Step 4 – Selection of the project

Why Innovation & Entrepreneurship Managers need to know Financial Tools such as Net Present Value (NPV)?

In our daily workplace we often come across people and colleagues who are just focused on their core competency and targets they have to deliver. For example marketing managers at Stone Paper often design programs whose objective is to drive brand awareness and customer reach. But how that 30 point increase in brand awareness or 10 point increase in customer touch points will result into shareholders’ value is not specified.

To overcome such scenarios managers at Stone Paper needs to not only know the financial aspect of project management but also needs to have tools to integrate them into part of the project development and monitoring plan.

Calculating Net Present Value (NPV) at 15%

After working through various assumptions we reached a conclusion that risk is far higher than 6%. In a reasonably stable industry with weak competition - 15% discount rate can be a good benchmark.

Years              Cash Flow     Net Cash Flow     Cumulative    
Cash Flow
Discount Rate
@ 15 %
Cash Flows
Year 0 (10029579) -10029579 - -
Year 1 3462434 -6567145 3462434 0.8696 3010812
Year 2 3969814 -2597331 7432248 0.7561 3001750
Year 3 3938956 1341625 11371204 0.6575 2589928
Year 4 3235530 4577155 14606734 0.5718 1849925
TOTAL 10452414

The Net NPV after 4 years is 422835

(10452414 - 10029579 )

Calculating Net Present Value (NPV) at 20%

If the risk component is high in the industry then we should go for a higher hurdle rate / discount rate of 20%.

Years              Cash Flow     Net Cash Flow     Cumulative    
Cash Flow
Discount Rate
@ 20 %
Cash Flows
Year 0 (10029579) -10029579 - -
Year 1 3462434 -6567145 3462434 0.8333 2885362
Year 2 3969814 -2597331 7432248 0.6944 2756815
Year 3 3938956 1341625 11371204 0.5787 2279488
Year 4 3235530 4577155 14606734 0.4823 1560344
TOTAL 9482010

The Net NPV after 4 years is -547569

At 20% discount rate the NPV is negative (9482010 - 10029579 ) so ideally we can't select the project if macro and micro factors don't allow financial managers of Stone Paper to discount cash flow at lower discount rates such as 15%.

Acceptance Criteria of a Project based on NPV

Simplest Approach – If the investment project of Stone Paper has a NPV value higher than Zero then finance managers at Stone Paper can ACCEPT the project, otherwise they can reject the project. This means that project will deliver higher returns over the period of time than any alternate investment strategy.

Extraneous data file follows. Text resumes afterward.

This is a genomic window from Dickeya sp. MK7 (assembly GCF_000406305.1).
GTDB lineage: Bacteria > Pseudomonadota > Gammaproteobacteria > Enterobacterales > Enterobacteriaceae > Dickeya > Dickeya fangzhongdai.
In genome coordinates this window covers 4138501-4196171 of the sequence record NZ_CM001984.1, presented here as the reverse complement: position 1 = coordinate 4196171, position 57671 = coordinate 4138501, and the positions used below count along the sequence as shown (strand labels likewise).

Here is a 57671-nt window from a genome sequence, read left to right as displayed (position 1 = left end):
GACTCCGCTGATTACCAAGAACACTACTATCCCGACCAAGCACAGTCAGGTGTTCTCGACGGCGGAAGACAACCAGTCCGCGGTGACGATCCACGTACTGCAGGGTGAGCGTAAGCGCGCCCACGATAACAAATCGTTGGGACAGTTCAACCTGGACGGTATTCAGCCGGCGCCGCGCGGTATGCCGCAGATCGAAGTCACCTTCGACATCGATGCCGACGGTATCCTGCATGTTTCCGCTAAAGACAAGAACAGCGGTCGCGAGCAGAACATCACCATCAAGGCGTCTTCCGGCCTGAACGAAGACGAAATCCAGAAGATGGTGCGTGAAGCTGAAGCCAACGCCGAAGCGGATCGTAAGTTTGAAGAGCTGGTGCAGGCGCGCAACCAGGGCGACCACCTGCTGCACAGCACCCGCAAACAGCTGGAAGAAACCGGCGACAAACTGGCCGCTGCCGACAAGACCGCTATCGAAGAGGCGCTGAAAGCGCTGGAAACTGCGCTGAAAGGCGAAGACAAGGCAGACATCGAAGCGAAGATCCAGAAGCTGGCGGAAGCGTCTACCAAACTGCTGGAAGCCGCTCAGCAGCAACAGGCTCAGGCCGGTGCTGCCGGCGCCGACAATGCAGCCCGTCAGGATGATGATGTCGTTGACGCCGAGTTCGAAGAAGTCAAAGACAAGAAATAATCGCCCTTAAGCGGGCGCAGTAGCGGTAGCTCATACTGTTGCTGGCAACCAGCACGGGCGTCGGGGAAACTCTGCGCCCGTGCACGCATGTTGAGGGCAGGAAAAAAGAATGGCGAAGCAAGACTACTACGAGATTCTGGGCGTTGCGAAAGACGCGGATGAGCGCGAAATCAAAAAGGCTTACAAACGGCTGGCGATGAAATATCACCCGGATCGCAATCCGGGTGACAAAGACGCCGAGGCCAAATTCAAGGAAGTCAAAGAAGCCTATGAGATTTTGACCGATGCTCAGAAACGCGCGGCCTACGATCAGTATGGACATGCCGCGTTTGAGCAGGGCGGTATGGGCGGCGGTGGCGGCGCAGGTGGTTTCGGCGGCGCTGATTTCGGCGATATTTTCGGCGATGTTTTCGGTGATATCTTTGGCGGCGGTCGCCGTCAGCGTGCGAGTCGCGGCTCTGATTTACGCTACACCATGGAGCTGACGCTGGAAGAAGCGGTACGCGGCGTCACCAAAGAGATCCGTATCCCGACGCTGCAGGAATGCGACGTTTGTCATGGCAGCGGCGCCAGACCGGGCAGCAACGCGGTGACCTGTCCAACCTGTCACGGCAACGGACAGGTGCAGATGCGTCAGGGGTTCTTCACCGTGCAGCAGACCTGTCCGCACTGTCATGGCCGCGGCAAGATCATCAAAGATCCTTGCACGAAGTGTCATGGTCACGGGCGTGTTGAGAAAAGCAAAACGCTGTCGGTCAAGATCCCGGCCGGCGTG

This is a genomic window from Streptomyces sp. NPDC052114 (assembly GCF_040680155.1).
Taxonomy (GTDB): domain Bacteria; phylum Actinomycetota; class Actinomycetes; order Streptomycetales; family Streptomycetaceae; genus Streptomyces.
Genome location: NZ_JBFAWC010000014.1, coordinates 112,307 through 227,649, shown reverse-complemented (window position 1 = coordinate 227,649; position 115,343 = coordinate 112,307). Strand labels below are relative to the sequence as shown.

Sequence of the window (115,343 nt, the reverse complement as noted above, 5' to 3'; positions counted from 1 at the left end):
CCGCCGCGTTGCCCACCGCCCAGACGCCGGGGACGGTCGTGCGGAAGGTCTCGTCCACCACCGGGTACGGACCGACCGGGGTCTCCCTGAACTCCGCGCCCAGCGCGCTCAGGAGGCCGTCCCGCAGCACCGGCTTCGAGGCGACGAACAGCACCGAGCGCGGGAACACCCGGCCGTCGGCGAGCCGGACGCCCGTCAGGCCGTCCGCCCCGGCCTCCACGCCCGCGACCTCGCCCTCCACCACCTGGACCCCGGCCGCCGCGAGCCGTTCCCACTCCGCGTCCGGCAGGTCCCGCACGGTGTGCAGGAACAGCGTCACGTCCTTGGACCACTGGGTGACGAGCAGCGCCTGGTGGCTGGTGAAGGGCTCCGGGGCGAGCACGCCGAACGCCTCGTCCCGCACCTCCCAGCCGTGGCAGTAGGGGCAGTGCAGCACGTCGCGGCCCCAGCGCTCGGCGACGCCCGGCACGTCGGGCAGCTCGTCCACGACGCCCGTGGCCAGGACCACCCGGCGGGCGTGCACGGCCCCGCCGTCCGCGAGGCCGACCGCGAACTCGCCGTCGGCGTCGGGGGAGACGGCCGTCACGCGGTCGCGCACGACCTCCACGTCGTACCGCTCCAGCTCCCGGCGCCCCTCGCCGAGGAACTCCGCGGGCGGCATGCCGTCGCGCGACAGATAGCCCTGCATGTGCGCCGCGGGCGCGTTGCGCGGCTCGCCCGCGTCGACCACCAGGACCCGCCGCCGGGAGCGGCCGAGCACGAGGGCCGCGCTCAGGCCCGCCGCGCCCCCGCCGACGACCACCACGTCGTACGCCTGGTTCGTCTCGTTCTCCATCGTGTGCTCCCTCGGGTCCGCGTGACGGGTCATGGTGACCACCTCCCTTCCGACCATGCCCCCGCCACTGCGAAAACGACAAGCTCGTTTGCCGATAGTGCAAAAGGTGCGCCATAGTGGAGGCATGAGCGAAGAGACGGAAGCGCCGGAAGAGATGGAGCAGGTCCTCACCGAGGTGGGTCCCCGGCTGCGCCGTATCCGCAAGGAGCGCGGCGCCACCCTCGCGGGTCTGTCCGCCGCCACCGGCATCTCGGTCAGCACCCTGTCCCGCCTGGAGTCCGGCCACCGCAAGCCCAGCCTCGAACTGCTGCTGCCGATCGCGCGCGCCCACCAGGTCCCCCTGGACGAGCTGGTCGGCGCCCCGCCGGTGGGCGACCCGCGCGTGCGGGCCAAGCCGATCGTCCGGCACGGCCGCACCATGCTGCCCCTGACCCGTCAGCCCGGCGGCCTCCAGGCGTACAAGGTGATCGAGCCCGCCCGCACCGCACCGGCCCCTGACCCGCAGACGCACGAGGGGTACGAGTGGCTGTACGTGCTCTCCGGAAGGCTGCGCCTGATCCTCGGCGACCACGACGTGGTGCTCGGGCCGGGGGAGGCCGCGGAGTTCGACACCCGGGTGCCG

In theory if the required rate of return or discount rate is chosen correctly by finance managers at Stone Paper, then the stock price of the Stone Paper should change by same amount of the NPV. In real world we know that share price also reflects various other factors that can be related to both macro and micro environment.

In the same vein – accepting the project with zero NPV should result in stagnant share price. Finance managers use discount rates as a measure of risk components in the project execution process.

Sensitivity Analysis

Project selection is often a far more complex decision than just choosing it based on the NPV number. Finance managers at Stone Paper should conduct a sensitivity analysis to better understand not only the inherent risk of the projects but also how those risks can be either factored in or mitigated during the project execution. Sensitivity analysis helps in –

What are the key aspects of the projects that need to be monitored, refined, and retuned for continuous delivery of projected cash flows.

What are the uncertainties surrounding the project Initial Cash Outlay (ICO’s). ICO’s often have several different components such as land, machinery, building, and other equipment.

Understanding of risks involved in the project.

What can impact the cash flow of the project.

What will be a multi year spillover effect of various taxation regulations.

Some of the assumptions while using the Discounted Cash Flow Methods –

Projects are assumed to be Mutually Exclusive – This is seldom the came in modern day giant organizations where projects are often inter-related and rejecting a project solely based on NPV can result in sunk cost from a related project.

Independent projects have independent cash flows – As explained in the marketing project – though the project may look independent but in reality it is not as the brand awareness project can be closely associated with the spending on sales promotions and product specific advertising.

References & Further Readings

Jianping Liang, Hubert Pun, Jing Chen (2018), "Paper Stone: Building a Bakery Industry Luxury Brand Harvard Business Review Case Study. Published by HBR Publications.